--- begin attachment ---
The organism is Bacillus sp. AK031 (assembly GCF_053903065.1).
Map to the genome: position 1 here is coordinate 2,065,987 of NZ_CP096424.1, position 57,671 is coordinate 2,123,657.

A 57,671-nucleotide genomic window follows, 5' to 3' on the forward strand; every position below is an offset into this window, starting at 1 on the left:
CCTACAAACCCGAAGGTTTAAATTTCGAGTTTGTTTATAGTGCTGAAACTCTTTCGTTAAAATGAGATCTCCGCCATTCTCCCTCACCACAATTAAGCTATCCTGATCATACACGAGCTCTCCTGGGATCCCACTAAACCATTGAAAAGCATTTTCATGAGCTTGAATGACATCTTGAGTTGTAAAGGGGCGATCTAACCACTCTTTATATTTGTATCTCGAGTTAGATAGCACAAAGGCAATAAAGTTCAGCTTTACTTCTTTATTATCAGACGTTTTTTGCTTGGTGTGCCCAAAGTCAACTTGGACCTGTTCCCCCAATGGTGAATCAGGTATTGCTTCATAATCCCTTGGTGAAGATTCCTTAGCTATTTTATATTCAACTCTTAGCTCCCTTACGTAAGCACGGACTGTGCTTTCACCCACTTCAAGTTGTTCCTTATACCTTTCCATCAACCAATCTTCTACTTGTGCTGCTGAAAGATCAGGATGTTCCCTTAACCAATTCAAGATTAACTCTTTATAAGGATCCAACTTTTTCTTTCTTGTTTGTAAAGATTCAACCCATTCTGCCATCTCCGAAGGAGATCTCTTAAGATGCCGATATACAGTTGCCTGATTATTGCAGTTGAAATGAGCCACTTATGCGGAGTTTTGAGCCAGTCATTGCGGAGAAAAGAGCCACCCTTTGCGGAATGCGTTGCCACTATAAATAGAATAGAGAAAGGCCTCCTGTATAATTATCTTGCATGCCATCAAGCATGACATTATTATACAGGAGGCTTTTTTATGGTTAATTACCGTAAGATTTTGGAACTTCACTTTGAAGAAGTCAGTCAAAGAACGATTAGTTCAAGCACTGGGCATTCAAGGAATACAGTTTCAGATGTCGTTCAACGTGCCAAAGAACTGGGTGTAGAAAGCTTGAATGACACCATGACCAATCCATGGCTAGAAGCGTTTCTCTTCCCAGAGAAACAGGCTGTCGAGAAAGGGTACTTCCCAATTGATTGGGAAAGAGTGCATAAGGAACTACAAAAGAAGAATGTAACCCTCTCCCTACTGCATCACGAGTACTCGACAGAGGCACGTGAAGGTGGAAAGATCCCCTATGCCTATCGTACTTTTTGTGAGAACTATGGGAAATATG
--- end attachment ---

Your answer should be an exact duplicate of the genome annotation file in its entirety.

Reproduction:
The organism is Bacillus sp. AK031 (assembly GCF_053903065.1).
Map to the genome: position 1 here is coordinate 2,065,987 of NZ_CP096424.1, position 57,671 is coordinate 2,123,657.

A 57,671-nucleotide genomic window follows, 5' to 3' on the forward strand; every position below is an offset into this window, starting at 1 on the left:
CCTACAAACCCGAAGGTTTAAATTTCGAGTTTGTTTATAGTGCTGAAACTCTTTCGTTAAAATGAGATCTCCGCCATTCTCCCTCACCACAATTAAGCTATCCTGATCATACACGAGCTCTCCTGGGATCCCACTAAACCATTGAAAAGCATTTTCATGAGCTTGAATGACATCTTGAGTTGTAAAGGGGCGATCTAACCACTCTTTATATTTGTATCTCGAGTTAGATAGCACAAAGGCAATAAAGTTCAGCTTTACTTCTTTATTATCAGACGTTTTTTGCTTGGTGTGCCCAAAGTCAACTTGGACCTGTTCCCCCAATGGTGAATCAGGTATTGCTTCATAATCCCTTGGTGAAGATTCCTTAGCTATTTTATATTCAACTCTTAGCTCCCTTACGTAAGCACGGACTGTGCTTTCACCCACTTCAAGTTGTTCCTTATACCTTTCCATCAACCAATCTTCTACTTGTGCTGCTGAAAGATCAGGATGTTCCCTTAACCAATTCAAGATTAACTCTTTATAAGGATCCAACTTTTTCTTTCTTGTTTGTAAAGATTCAACCCATTCTGCCATCTCCGAAGGAGATCTCTTAAGATGCCGATATACAGTTGCCTGATTATTGCAGTTGAAATGAGCCACTTATGCGGAGTTTTGAGCCAGTCATTGCGGAGAAAAGAGCCACCCTTTGCGGAATGCGTTGCCACTATAAATAGAATAGAGAAAGGCCTCCTGTATAATTATCTTGCATGCCATCAAGCATGACATTATTATACAGGAGGCTTTTTTATGGTTAATTACCGTAAGATTTTGGAACTTCACTTTGAAGAAGTCAGTCAAAGAACGATTAGTTCAAGCACTGGGCATTCAAGGAATACAGTTTCAGATGTCGTTCAACGTGCCAAAGAACTGGGTGTAGAAAGCTTGAATGACACCATGACCAATCCATGGCTAGAAGCGTTTCTCTTCCCAGAGAAACAGGCTGTCGAGAAAGGGTACTTCCCAATTGATTGGGAAAGAGTGCATAAGGAACTACAAAAGAAGAATGTAACCCTCTCCCTACTGCATCACGAGTACTCGACAGAGGCACGTGAAGGTGGAAAGATCCCCTATGCCTATCGTACTTTTTGTGAGAACTATGGGAAATATG